Did you personally invent any special techniques or tools to make things easier for you?
Not really. I started out using a machine code monitor, so I was basically typing in the 6502 mnemonics by hand, one at a time. This was very time consuming and tricky because you had to manually decide where all the code would be, using hard-coded addresses, etc. Later on, I began using Turbo Assembler, which was much easier but took up a large amount of the C64's memory, so you could only have a relatively small amount of code/data. At the end of my time with the C64, I was using a C128 and a development system that was connected to my C64 with a cable and downloaded the assembled code directly to the C64's memory. If only I'd had that at the beginning! :-) I remember coding a few intro makers for the various groups I was in. This was basically a program that let you enter scrolltext, choose music and then load an already crunched version of a game. It would then add the game to the intro and save it all to disk, so you could then crunch the entire thing. It was designed so that group members who couldn't code very well could do some of the work on an already cracked game.
When you look at what you did back then, what are you most proud of?
I'm not sure I was proud of any particular thing, although I am proud of being part of the C64 scene in general. It was a very special time, probably never to be repeated, and owning a C64 has undoubtedly shaped my life. It sounds odd, but without the C64, I'd never have ended up working in IT and would never have had the chance to meet some of the amazing people I've met (some of whom I'm still in touch with).
Who were your heroes on the scene and why?
I started out on the C64 in the days of Compunet in the UK. The famous demo makers back then were the likes of Ian & Mic, Ash & Dave, Choroid, Kernal, Mat & Psy, STE'86, The Mean Team, etc. They were really my heroes back then, as well as later on people like The Judges.
What, for you, was the coolest thing ever invented on the C64?
I think one of the best things I ever did ended up never being released. Towards the end of my C64 time, I saw a demo by Horizon with a world record-breaking amount of scrolltext, something like 180 disk blocks which I think was about 45 kB. I coded a text cruncher which was so efficient that it could give you over 100 kB of text in a demo. I loaded the routine just recently, and although I could only remember parts of it, it was pretty good coding, even back then. But like I said, it never got used. One of my problems when coding was that once I'd figured out how to do something, I kind of lost interest in actually doing the work that would make it happen. I'm guilty of that even now. :-9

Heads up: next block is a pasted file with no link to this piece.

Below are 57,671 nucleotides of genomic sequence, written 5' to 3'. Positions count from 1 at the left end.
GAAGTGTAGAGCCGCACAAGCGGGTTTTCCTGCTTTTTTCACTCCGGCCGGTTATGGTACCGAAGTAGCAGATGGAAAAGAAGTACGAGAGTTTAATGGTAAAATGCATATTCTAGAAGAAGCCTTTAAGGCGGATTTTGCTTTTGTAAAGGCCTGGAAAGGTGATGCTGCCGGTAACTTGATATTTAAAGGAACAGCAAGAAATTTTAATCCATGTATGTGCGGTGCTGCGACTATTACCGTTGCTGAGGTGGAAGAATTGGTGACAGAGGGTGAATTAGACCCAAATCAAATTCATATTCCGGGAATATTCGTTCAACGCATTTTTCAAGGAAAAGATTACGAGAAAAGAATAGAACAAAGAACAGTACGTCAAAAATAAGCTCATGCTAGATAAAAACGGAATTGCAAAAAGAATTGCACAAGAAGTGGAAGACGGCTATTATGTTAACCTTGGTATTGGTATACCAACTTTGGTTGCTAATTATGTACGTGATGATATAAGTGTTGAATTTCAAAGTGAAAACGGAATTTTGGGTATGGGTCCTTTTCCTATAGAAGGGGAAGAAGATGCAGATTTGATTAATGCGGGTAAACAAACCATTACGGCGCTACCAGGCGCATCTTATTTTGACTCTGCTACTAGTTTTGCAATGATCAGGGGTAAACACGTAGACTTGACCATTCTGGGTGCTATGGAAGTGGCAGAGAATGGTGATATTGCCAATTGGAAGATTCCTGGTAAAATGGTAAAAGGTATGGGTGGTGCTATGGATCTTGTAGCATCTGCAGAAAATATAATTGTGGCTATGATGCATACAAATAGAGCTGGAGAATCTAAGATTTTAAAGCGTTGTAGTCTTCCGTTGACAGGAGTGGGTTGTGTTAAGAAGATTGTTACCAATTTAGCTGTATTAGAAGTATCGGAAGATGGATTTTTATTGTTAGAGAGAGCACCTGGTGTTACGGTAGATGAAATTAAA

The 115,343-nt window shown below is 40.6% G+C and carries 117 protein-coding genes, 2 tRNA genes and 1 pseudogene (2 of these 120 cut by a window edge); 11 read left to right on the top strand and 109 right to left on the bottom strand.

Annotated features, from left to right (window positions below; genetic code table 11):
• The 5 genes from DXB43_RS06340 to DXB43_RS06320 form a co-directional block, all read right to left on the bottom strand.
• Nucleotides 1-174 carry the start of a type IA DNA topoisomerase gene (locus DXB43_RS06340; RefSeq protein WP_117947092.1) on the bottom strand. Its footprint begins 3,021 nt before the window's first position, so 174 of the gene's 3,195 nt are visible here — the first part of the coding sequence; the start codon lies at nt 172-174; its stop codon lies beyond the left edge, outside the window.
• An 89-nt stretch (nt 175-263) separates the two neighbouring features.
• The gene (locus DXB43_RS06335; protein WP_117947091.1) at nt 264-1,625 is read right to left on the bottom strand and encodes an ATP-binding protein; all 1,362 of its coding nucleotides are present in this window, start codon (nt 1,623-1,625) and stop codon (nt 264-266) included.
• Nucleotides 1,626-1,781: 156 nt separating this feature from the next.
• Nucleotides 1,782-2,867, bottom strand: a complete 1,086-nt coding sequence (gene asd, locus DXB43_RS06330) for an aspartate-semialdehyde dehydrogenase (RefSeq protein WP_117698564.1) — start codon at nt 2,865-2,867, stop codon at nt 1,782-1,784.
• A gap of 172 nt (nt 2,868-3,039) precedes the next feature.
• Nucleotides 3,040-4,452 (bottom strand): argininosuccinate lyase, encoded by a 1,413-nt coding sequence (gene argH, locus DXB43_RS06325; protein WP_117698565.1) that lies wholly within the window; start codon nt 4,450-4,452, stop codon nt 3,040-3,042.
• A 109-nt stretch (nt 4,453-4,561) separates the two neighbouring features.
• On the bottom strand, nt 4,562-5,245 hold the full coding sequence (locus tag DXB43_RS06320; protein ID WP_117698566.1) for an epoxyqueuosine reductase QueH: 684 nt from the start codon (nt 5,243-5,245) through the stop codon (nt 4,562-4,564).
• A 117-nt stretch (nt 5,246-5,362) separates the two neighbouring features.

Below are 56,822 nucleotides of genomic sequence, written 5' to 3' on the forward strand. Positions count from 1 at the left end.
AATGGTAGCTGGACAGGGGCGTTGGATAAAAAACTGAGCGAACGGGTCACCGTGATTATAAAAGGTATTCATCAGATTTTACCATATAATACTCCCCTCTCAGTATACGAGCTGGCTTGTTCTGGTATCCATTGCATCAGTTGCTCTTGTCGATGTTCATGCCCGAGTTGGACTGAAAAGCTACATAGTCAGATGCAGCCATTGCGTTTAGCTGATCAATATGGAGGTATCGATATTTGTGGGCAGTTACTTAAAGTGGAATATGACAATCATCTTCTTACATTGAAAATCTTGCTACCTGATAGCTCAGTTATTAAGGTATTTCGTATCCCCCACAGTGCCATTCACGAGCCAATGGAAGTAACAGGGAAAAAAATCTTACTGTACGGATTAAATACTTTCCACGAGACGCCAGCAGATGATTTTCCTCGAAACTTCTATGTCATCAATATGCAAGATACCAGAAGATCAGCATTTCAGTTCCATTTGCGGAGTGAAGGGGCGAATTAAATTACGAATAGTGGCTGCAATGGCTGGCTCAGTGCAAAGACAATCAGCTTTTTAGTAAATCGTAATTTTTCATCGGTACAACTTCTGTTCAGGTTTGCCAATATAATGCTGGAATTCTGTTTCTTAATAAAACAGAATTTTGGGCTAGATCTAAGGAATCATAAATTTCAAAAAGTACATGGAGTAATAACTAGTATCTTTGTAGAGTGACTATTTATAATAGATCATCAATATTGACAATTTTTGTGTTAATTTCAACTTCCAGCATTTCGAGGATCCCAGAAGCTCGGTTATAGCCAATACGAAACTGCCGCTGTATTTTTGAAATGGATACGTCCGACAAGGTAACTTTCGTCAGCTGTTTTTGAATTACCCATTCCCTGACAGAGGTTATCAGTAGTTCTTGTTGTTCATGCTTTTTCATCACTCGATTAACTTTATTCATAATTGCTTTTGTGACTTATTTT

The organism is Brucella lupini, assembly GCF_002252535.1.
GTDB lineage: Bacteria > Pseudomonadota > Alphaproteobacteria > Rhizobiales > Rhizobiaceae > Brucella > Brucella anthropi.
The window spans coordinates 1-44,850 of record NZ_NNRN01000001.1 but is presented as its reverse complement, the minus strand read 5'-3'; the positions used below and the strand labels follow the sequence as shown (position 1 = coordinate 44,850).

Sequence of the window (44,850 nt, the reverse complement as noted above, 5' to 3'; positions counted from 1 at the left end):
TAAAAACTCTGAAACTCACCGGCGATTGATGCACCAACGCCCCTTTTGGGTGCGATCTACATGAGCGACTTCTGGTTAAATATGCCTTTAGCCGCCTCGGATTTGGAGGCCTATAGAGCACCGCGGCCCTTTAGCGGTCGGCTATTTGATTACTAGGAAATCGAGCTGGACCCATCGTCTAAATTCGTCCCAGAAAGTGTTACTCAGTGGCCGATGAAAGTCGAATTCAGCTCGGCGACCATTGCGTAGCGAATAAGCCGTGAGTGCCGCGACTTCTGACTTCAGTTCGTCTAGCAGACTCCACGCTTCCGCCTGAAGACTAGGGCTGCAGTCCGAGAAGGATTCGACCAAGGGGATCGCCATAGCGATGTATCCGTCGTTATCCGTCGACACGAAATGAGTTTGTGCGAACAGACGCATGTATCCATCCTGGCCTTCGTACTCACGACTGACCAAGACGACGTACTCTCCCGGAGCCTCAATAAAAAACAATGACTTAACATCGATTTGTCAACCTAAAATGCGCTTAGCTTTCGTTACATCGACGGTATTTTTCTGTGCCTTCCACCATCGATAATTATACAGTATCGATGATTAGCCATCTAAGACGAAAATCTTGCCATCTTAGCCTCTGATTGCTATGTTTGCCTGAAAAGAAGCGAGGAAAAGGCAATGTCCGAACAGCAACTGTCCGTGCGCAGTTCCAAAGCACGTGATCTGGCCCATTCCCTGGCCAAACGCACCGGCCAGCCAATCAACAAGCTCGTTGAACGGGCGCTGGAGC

Did you go to any copy-parties, meetings or tradeshows?
A couple of times, I went to the ECS (European Computer Show, I think) at Earls Court, London. I remember having to travel the 220 miles from my hometown, stuck in the back of a friend's van, it was horrible. At one of these shows, I met an old friend whom I've just recently got back in touch with: the C64 mega-artist, SIT.
In your opinion, what was the scene all about?
A lot of the later era was about who could be the best: who could make the best demo, the most number of sprites on a screen, the largest number of samples playing with all the borders removed, etc., which I personally thought was a load of nonsense. The best parts of the scene as a whole were about connecting with people, doing what you loved best and sharing your creations with friends.
What were the particular highlights for you?
I liked it all. There were some amazing musicians on the C64 and to this day, I still listen to C64 tunes via the SID Player app on my iPhone. I often find myself humming a tune which turns out to be from a C64 game or demo! :-)
Any cool stories to share with us?
I remember having the musician Demon over to my house (he was a friend of a friend) to show us his latest music, and he was so paranoid we'd steal his routine or tunes that he wouldn't leave the room without all his disks, not even to go to the toilet! When he left my house, he insisted that I power down my C64 and wait 60 seconds, to make sure all the RAM was empty.
Are you still in contact with any old C64 people today?
Yes, as I've mentioned above, I'm still in contact with a few people from back then, such as Qual I of Tetragon, Foggy and very recently SIT, Toy, Wiz and Kernal.
When did you get your C64 and do you still have it lying around somewhere?
I got my C64 when I was about 13, and yes, I still have it somewhere. I think it's in a box in my shed, along with my 1541, an Enhancer 2000 drive by Evesham Micros (a replacement for the 1541 that never really took off), my old cartridges (Expert and Action Replay) and all my old C64 disks. I may try and lug it all out this coming weekend and see if it still works! I have most of my old stuff on PC anyway and am able to look back at it all using a PC emulator.
Was the C64 really as special as we like to think it was?
Absolutely, it was definitely more than the sum of its parts. As I said above, there's no question that it altered the course of my life.
When can we expect to see some new C64 output from you? :)
Never, I fear. :-( I looked back at some of my old code recently and didn't really have a clue what was going on. Even if I did still remember some of it and wanted to get back into it, I just don't have the time.
Do you have a message for your old contacts and/or anyone reading this?
Sure, I'd particularly like to hear from Mik of Pulsar, Apex of Sub-Zero and anybody else who remembers me.
back to the list of available interviews